Hands-on: ASUS ROG Strix Scar 17

Gelo Gonzales

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Hands-on: ASUS ROG Strix Scar 17

STRIX SCAR 17. The ROG laptop fully embraces its personality as a gaming device

Gelo Gonzales/Rappler

If you want to get your hands on an RTX 3080 and a Ryzen 9 5900HX now, check out the Strix Scar 17

ASUS recently lent us a Strix Scar 17 gaming laptop. The first thing that caught my attention was the box it came in. It’s huge, about 3 times as large as the usual laptop box. 

Apparently, that’s because the unit ASUS sent us was for the bundle. Inside were an ROG Chakram Core mouse, ROG Delta gaming headset, an ROG backpack, an ROG GC21 Eye webcam, along with the hefty Strix Scar 17. It’s the ultimate loot box for the gamer who has everything…except for an RTX 3080 GPU. 

We’ve heard that it’s pretty hard to come across an RTX 3080 lately, or any RTX 3000 series chip for that matter. Just for actually being available, the laptop gets some brownie points. Before we got our hands on this one, the 3000-series GPUs had felt more like an object of myth. The same can be said for its AMD Ryzen 9 5900HX, a chip that’s giving rival Intel a run for its money, especially when it comes to gaming performance. This is one of the most powerful offerings in the market now. 

The whole bundle is P200,000 but it’s cheaper than the competing 17-inch, RTX 3080-equipped laptop from MSI, the GE76 Raider at P210,000; while the comparable RTX 3080-equipped Lenovo Legion 7, which does have a higher 1440p resolution than the 1080p of the Strix, will not be in the Philippines until maybe around June.

Similar models from HP, and Dell and its subsidiary Alienware, do not appear to be locally available at the moment. If you plan on going big with your gaming laptop purchase this year in the Philippines, the Strix Scar 17 is hard to beat. 

I expected the Strix Scar to look louder but was pleasantly surprised that its design isn’t all too distracting on your desk. Something about its look just works, completely embracing its personality as a pure gaming laptop. I wouldn’t call it subtle with its Transformer-like aesthetic, the huge angry-eyes ROG logo on the back of the display, a semi-transparent portion on the main body, and blaring ambulance lighting. But I can live with it simply because the laptop is truly confident with what it is: the gaming equivalent of a screaming sportscar.

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We also love the fact that it has an optical mechanical keyboard, which is something you really don’t usually find in laptops. It’s satisfying to type on the device, unless you’re not a fan of the clickety-clack of mechanical keyboards. The combination of the mechanical feel plus the very short key travel is a winner. 

A slight concern for those who use their laptops for work meetings or streaming games: it doesn’t have a built-in webcam. You’ll have to use the separate webcam included in the bundle, which could be a hassle if you’d been planning to lug this around.

For its screen, it has a 1080p IPS display with a 300Hz refresh rate, which means things can get buttery smooth, especially for older e-sports shooters such as CS: GO or Dota 2. Ultra-competitive players will definitely find use for the 300Hz refresh rate. Newer games with all the bells and whistles turned on should make it past the 50 to 60 frames per second (fps) mark easily, especially at 1080p.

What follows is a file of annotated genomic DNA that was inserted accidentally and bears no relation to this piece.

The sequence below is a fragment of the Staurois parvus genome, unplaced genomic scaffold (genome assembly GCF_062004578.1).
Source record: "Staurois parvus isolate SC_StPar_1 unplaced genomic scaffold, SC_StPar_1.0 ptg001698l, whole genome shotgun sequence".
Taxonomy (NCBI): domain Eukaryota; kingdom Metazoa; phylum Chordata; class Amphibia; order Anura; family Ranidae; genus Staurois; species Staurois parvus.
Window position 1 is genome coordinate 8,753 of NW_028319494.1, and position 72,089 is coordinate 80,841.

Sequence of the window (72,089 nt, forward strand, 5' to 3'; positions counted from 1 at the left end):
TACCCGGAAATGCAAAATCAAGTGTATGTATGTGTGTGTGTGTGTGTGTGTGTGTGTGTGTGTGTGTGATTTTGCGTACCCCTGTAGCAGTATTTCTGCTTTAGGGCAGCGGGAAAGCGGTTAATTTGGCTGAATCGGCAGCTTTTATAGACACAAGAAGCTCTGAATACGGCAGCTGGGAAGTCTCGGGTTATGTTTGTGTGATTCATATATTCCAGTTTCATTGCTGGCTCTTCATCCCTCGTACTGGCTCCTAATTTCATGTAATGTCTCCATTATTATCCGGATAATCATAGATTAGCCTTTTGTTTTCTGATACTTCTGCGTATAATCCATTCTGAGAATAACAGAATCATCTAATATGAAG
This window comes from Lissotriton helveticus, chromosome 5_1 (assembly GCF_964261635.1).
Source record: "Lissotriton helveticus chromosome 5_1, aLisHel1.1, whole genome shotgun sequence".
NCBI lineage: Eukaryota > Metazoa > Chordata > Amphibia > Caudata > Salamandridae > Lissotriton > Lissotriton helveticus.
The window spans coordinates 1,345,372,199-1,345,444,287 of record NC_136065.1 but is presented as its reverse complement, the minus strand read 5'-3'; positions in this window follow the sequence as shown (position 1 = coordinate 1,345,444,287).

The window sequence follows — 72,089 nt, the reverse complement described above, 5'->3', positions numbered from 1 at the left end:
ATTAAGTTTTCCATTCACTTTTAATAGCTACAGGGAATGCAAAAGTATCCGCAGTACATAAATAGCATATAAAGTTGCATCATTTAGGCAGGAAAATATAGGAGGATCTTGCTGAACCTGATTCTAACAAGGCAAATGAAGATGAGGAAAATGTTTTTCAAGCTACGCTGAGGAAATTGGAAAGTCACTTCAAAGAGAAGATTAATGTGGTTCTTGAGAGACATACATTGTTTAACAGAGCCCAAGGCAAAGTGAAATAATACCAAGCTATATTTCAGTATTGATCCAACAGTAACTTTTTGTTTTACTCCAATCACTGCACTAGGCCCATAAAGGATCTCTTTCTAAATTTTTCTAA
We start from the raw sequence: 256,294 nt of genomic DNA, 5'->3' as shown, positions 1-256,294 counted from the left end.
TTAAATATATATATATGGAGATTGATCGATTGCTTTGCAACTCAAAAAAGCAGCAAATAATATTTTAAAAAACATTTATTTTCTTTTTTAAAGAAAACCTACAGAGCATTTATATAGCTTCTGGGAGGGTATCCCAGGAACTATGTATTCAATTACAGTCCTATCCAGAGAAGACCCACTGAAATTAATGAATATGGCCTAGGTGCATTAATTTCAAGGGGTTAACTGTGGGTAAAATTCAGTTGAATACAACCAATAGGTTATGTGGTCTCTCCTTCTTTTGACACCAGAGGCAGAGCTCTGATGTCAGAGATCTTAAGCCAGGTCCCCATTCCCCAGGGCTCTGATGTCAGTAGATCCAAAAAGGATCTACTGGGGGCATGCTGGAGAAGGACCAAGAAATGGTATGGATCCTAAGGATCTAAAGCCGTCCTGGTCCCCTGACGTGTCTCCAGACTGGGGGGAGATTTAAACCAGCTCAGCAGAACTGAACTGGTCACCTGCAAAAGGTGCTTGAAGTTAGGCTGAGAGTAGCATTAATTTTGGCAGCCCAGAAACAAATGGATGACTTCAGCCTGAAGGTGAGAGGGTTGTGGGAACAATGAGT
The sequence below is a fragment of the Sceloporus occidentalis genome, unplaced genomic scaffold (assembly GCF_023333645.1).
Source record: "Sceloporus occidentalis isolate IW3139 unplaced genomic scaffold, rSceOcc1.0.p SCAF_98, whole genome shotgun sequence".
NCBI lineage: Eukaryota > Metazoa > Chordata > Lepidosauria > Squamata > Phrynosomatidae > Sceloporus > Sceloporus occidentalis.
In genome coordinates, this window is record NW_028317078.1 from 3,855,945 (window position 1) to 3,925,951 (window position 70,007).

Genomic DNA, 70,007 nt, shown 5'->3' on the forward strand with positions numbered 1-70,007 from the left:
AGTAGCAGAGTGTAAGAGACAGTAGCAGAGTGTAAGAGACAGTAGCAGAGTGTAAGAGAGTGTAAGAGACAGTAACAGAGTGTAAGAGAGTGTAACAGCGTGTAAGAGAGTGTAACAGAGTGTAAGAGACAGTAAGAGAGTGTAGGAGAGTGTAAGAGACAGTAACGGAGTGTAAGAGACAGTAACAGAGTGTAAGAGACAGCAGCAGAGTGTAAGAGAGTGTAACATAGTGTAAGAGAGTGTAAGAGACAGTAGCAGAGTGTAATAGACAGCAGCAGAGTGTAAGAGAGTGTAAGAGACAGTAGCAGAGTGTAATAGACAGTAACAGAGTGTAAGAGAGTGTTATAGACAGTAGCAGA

There’s a case to be made here though for laptops with a 1440p resolution and 165Hz display such as the Lenovo Legion 7 – as the higher resolution may provide more visual impact than a 300hz refresh rate for most purposes. The 3080 is a powerful GPU but it’s not enough to push modern games to 300 fps anyway. 

A bonus with the 300Hz display: using the computer on regular tasks such as browsing is so much smoother. 

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The sound quality of the speakers are far greater than the quality you’d find in regular devices. It’s punchy, and the force of the audio rumbles on the body of the laptop, almost giving you extra vibration feedback when playing. Mind you, while it’s better than most – especially at separating the multiple audio cues present in a game – it still can’t beat a dedicated audio system. 

The soft-touch paint on the main body is also a solid nice-to-have. It’s smoother than most surfaces you’d come across on a laptop, so there’s less friction on your palm. 

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It’s a solid package for anyone in the market for a laptop in this price tier, but I did wish there was an option for a cheaper non-bundle purchase for those of us who just want the actual laptop. The current rarity of the RTX 3000 series GPUs and the Ryzen 9 CPU adds to its appeal, while the mechanical keyboard, the speakers, and the soft-touch paint allow it to gain some separation from competing laptops. –

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Gelo Gonzales

Gelo Gonzales is Rappler’s technology editor. He covers consumer electronics, social media, emerging tech, and video games.